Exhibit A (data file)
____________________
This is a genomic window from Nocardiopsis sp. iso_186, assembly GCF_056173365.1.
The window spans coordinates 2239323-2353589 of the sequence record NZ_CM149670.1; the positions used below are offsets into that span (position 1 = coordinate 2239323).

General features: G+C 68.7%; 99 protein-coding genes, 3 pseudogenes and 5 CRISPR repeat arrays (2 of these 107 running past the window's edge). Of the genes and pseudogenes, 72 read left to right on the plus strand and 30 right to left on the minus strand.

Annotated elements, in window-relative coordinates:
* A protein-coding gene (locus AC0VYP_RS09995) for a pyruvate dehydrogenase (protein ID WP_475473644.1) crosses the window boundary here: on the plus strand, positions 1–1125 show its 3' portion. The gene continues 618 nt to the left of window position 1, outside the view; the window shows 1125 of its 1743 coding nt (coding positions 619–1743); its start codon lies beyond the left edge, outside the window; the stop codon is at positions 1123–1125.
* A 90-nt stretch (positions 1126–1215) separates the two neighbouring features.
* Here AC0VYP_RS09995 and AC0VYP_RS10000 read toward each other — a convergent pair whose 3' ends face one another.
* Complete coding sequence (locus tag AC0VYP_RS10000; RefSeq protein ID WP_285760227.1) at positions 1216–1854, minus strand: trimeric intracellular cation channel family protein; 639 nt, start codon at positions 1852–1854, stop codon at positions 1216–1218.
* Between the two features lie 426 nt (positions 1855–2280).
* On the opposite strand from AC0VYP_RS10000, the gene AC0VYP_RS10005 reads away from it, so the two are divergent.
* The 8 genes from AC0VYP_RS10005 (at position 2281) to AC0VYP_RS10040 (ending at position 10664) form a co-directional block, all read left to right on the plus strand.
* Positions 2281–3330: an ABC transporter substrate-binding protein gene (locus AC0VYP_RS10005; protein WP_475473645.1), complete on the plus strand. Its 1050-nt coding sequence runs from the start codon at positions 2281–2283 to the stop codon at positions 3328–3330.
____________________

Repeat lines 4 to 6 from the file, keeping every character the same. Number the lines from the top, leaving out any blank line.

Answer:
Annotated elements, in window-relative coordinates:
* A protein-coding gene (locus AC0VYP_RS09995) for a pyruvate dehydrogenase (protein ID WP_475473644.1) crosses the window boundary here: on the plus strand, positions 1–1125 show its 3' portion. The gene continues 618 nt to the left of window position 1, outside the view; the window shows 1125 of its 1743 coding nt (coding positions 619–1743); its start codon lies beyond the left edge, outside the window; the stop codon is at positions 1123–1125.
* A 90-nt stretch (positions 1126–1215) separates the two neighbouring features.